Garifuna Collective Is Wowing the World with Irresistible Music
Belize has long mesmerized the world with its natural beauty. Now, we’re dazzling the world with the irresistible rhythms of our music.
Recently, the Belize-based Garifuna Collective has been touring the world, bringing its gorgeous Garifuna melodies to audiences in over 30 countries. The group has performed at major folk festivals throughout Europe, Canada and the U.S.
Featured at Folk Festivals
The Garifuna Collective was a featured performer at the 2019 Montana Folk Festival, one of the biggest celebrations of traditional music in the world.
Anastasia Tsioulcas, music critic for National Public Radio, described their music as “an extraordinary blend that layers soulful, indigenous and African rhythms with sweet, lyrical melodies.”
Shaking Up the World with Music
The Garifuna Collective has been creating beautiful music in Belize for over a decade. The band consists of percussionists, vocalists and musicians who aim to preserve traditional Garifuna customs, language and culture.
In 2007, their album Watina shook the world. Reviewers compared it to Paul Simon’s iconic album Graceland. In 2008, Banning Eyre, senior editor of Afropop.org, named Watina the best world music album of the year.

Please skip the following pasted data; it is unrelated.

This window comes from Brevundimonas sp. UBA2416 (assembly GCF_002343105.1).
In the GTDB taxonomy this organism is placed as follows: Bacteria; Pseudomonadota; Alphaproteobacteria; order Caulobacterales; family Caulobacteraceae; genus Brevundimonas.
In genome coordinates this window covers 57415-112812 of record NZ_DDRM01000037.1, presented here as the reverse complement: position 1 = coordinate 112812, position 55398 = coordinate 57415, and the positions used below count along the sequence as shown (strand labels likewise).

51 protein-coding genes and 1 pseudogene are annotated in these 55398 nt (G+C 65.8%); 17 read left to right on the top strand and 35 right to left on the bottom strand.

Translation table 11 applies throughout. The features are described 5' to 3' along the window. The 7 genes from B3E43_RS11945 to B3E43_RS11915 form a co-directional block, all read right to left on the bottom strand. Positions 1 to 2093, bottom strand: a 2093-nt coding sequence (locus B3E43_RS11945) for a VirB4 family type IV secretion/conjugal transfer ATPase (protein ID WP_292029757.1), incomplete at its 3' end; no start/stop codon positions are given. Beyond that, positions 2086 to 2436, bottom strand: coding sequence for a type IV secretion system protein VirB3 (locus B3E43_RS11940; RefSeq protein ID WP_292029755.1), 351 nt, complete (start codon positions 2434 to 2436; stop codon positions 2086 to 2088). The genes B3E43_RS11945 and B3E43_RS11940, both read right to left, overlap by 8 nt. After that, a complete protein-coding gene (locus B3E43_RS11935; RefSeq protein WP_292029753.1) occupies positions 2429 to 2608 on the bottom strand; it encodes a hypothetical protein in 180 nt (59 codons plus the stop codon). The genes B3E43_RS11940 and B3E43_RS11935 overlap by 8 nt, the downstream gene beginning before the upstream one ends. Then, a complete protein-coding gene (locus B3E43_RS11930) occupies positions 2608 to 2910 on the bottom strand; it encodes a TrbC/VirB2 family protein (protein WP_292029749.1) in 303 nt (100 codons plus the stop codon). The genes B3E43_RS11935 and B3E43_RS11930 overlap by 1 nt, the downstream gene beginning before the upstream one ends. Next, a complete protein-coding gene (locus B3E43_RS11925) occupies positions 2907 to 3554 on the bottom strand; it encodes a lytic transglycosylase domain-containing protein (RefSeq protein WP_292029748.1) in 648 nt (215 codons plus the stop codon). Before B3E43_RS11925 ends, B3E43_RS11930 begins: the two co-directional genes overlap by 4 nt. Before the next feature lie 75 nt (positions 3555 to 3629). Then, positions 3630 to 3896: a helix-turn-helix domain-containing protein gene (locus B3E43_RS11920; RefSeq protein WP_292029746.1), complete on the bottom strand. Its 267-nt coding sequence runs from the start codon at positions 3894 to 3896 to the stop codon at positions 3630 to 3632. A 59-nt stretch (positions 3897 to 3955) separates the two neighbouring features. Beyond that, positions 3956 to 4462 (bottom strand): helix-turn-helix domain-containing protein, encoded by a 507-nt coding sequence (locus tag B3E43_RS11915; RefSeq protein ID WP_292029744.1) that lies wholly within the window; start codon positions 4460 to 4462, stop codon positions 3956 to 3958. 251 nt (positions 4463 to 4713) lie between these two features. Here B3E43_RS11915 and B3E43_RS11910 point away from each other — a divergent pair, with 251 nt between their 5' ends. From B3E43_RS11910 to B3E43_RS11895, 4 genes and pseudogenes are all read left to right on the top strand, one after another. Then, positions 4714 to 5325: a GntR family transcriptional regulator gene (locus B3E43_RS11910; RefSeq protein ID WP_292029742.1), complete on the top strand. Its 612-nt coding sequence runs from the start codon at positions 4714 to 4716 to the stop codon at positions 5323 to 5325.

The U.K. newspaper The Guardian listed it among their “50 Essential CDs From Around the World.”
In 2013, Amazon.com ranked Watina as one of the best world music albums of all time.
Who Is the Garifuna Collective?
Andy Palacio founded the Garifuna Collective in 2002. Palacio was a native of Belize who was deeply concerned that the traditional Garifuna culture of Belize, Guatemala and Honduras was dying.
The Garifuna culture is considered a “Masterpiece of the Oral and Intangible Heritage of Humanity” by UNESCO. Palacio devoted himself to preserving that culture by gathering the top Garifuna musicians in the region to create a musical group.
A Musical Legacy
He eventually joined forces with producer Ivan Duran, who helped the group grow professionally and musically.
Palacio died in 2008. The Garifuna Collective’s second album, Ayo, is a testament to his legacy.
Still Going Strong
The Garifuna Collective is still going strong. This year, they have charmed audiences at festivals in the Netherlands, Poland, Slovenia, Switzerland and several other countries.
In an interview with Montana Public Radio, Duran said, “Now, it feels like the whole village is singing. That’s beautiful, because it’s a true reflection of what music means in the Garifuna community. It’s always a collective effort.”